Then, there are these terrible 24-hour "waiting period" requirements that usually go between counseling/ultrasound and the appointment. As we said before, women have already thought things through without being required to do so by the state, so this really only serves as (1) an insult and (2) a hardship to women who now have to come to the clinic an extra time and may not have medical leave at their work or are coming from far away and now need twice the childcare, gas/bus/taxi money, maybe a night in a hotel… It just is a barrier to getting abortion care in a safe, legal setting. Why do they want to push women to consider taking their safety in their own hands?

3) "...although many pregnancies caused by rape stem from high risk behaviours that the woman could avoid)."
Okay, this? What? This is the kind of thing that would make someone ignore your humble request to be "educated" because they're too filled up with thoughts like "Holy shit, F this ignorant dbag". It seems like you need to educate your own self on facts about rape. For example, a fact: in the US a MAJORITY (like 60-80%) of rapes are committed in the victims' own homes and by a person they know; so should we never stay home and only talk to strangers? There are other facts out there too! So why would you want the state to script yet another insulting, traumatic script of mythical things a woman "could do" [and implicitly "should have done"] to avoid her own rape, when actually the one reliable way to prevent rape is to not be a fucking rapist?

4) "does the domestic-violence-contraception-sabotage really happen all that often?"
Yes. In the time it took you to write this paragraph, you could have googled "contraceptive sabotage" and found four recent studies (and one much-emailed New York Times study), with statistics and everything, about this alarming form of relationship abuse.
At some point, asking to "be educated" (by people who are already quite stressed/busy trying to survive and retain their rights!) becomes a form of privilege because you HAVE the information in your reach and probably a good clue of how to find it, but appear to feel you don't need to do any of the work required to understand the world at your fingertips. But if you felt that way, then you wouldn't be saying that you just want to understand more. So try to be aware of when you're doing this and could avoid it.

5) "Why is there a double standard against men?"
If by double standard, you mean that men aren't allowed to force their partners to have an abortion, then please see above, about how no one should have the right to decide whether or not someone ELSE will remain pregnant. That said, your man friends really got the shit end of the stick there, and hopefully are clamoring for male hormonal methods to make that final push to the marketplace, looking into reversible vasectomy, and figuring out how their partners managed to "not let them" pull out. Is that even a thing? Barring woman-on-top positions, which probably shouldn't be in play if withdrawal is the goal, is this actually physically possible? Someone Educate me here.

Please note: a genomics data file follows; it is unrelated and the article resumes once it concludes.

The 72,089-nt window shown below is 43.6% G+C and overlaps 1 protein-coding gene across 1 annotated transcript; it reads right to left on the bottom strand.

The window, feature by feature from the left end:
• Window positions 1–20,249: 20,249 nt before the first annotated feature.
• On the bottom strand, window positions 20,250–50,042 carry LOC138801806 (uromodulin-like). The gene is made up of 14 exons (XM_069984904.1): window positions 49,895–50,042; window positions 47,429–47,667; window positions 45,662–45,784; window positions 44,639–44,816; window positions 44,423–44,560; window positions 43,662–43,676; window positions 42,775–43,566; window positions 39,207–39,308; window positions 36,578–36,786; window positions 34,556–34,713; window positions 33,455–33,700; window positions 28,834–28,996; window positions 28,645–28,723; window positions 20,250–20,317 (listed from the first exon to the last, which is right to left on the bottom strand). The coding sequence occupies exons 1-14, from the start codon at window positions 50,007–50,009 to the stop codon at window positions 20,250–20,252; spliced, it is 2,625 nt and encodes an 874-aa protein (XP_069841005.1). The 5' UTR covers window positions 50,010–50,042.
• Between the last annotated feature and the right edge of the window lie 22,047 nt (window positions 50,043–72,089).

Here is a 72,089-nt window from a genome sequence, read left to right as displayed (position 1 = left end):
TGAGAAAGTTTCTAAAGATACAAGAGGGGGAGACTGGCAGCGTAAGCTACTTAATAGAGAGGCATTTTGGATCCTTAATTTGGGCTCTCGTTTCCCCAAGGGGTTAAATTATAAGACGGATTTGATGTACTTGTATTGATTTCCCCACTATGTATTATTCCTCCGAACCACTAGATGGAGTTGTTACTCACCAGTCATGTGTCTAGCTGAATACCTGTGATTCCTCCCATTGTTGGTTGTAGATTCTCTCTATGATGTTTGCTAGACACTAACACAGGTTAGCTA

Hi Abortioneers. I'm sorry that you seem to have taken my questions personally or misunderstood (it seems from your reply that you are involved in women's healthcare, so sincerely, good for you!) It's been over a decade since I took Biology, so thanks for the correction of gametes vs. zygotes -- my mistake. I certainly don't think that the father should be able to force a pregnancy on the mother, and that sort of thing should NEVER be legislated. I didn't intend to suggest that it be legally required, just that it be an ethical consideration to involve the prospective father--a "choice" if you will, to notify him and have an open conversation if practicable; that's all. By "ok" I just meant ethically, not legally.
I am very glad that you provided so much information about the counseling. I wasn't aware that it was a state-run thing like the classes you take when you get a parking ticket-how horrible! I do think that the health providers and clinic workers should be trained in counseling, if they aren't already, and that the patient should have to be seen by a trained, compassionate counselor (maybe we could encourage the government to support this) before and after the surgery.
You must have assumed I am male, to suggest that I not "be a fucking rapist" and that women are "generally human beings like [me]". I am female, and have been a victim of rape on two instances, both of which were by people I knew (one of them to whom I was married at the time), and both of them could have been prevented by my behaviour or my being more assertive/educated/mature. The second time, it resulted in a pregnancy; I carried that baby to term and gave her to a couple who could not become pregnant on their own. Yes, it kind of sucked to be pregnant for most of a year, especially since I already was a divorced mom with two babies and finishing up my bachelor's degrees, but I survived, and I was able to give the most wonderful gift imaginable. I know that not everyone has the health or the opportunity to do that, so I would never deny someone a chance to terminate her pregnancy; nor would I judge a person who chose to take that chance. I just pose these questions, because I want to have a dialogue with people who are knowledgeable and passionate, and I want to help people to think about all the ramifications of sex, womanhood, and related ideas.